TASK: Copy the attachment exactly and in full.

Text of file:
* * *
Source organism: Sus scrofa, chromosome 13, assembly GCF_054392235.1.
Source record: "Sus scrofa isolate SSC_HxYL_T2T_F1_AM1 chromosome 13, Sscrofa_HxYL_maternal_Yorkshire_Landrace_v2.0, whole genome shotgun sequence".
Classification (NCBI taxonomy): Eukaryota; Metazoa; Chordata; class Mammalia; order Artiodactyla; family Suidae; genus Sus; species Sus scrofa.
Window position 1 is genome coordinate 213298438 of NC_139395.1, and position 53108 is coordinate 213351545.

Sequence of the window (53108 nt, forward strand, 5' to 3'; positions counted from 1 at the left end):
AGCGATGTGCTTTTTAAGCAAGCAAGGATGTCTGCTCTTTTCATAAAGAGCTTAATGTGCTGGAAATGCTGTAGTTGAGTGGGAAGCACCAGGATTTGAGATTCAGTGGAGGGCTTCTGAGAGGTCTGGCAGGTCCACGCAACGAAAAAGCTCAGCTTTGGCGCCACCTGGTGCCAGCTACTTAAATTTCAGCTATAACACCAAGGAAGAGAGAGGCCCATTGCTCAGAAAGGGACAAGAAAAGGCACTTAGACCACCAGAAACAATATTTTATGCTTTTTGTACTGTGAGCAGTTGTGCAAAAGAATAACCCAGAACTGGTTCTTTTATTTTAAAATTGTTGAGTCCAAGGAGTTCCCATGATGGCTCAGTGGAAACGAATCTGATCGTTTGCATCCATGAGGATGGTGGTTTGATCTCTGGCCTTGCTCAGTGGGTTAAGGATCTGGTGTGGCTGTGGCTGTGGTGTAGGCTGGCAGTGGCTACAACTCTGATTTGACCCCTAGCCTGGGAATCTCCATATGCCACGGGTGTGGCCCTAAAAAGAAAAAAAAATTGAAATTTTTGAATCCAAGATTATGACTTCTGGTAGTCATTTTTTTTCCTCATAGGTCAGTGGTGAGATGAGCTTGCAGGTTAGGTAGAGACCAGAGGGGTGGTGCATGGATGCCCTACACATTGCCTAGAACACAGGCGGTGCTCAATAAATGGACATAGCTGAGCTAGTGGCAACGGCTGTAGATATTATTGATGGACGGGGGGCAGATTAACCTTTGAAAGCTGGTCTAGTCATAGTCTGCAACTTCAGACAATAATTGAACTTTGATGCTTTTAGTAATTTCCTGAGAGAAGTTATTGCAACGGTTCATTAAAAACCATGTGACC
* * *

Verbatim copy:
Source organism: Sus scrofa, chromosome 13, assembly GCF_054392235.1.
Source record: "Sus scrofa isolate SSC_HxYL_T2T_F1_AM1 chromosome 13, Sscrofa_HxYL_maternal_Yorkshire_Landrace_v2.0, whole genome shotgun sequence".
Classification (NCBI taxonomy): Eukaryota; Metazoa; Chordata; class Mammalia; order Artiodactyla; family Suidae; genus Sus; species Sus scrofa.
Window position 1 is genome coordinate 213298438 of NC_139395.1, and position 53108 is coordinate 213351545.

Sequence of the window (53108 nt, forward strand, 5' to 3'; positions counted from 1 at the left end):
AGCGATGTGCTTTTTAAGCAAGCAAGGATGTCTGCTCTTTTCATAAAGAGCTTAATGTGCTGGAAATGCTGTAGTTGAGTGGGAAGCACCAGGATTTGAGATTCAGTGGAGGGCTTCTGAGAGGTCTGGCAGGTCCACGCAACGAAAAAGCTCAGCTTTGGCGCCACCTGGTGCCAGCTACTTAAATTTCAGCTATAACACCAAGGAAGAGAGAGGCCCATTGCTCAGAAAGGGACAAGAAAAGGCACTTAGACCACCAGAAACAATATTTTATGCTTTTTGTACTGTGAGCAGTTGTGCAAAAGAATAACCCAGAACTGGTTCTTTTATTTTAAAATTGTTGAGTCCAAGGAGTTCCCATGATGGCTCAGTGGAAACGAATCTGATCGTTTGCATCCATGAGGATGGTGGTTTGATCTCTGGCCTTGCTCAGTGGGTTAAGGATCTGGTGTGGCTGTGGCTGTGGTGTAGGCTGGCAGTGGCTACAACTCTGATTTGACCCCTAGCCTGGGAATCTCCATATGCCACGGGTGTGGCCCTAAAAAGAAAAAAAAATTGAAATTTTTGAATCCAAGATTATGACTTCTGGTAGTCATTTTTTTTCCTCATAGGTCAGTGGTGAGATGAGCTTGCAGGTTAGGTAGAGACCAGAGGGGTGGTGCATGGATGCCCTACACATTGCCTAGAACACAGGCGGTGCTCAATAAATGGACATAGCTGAGCTAGTGGCAACGGCTGTAGATATTATTGATGGACGGGGGGCAGATTAACCTTTGAAAGCTGGTCTAGTCATAGTCTGCAACTTCAGACAATAATTGAACTTTGATGCTTTTAGTAATTTCCTGAGAGAAGTTATTGCAACGGTTCATTAAAAACCATGTGACC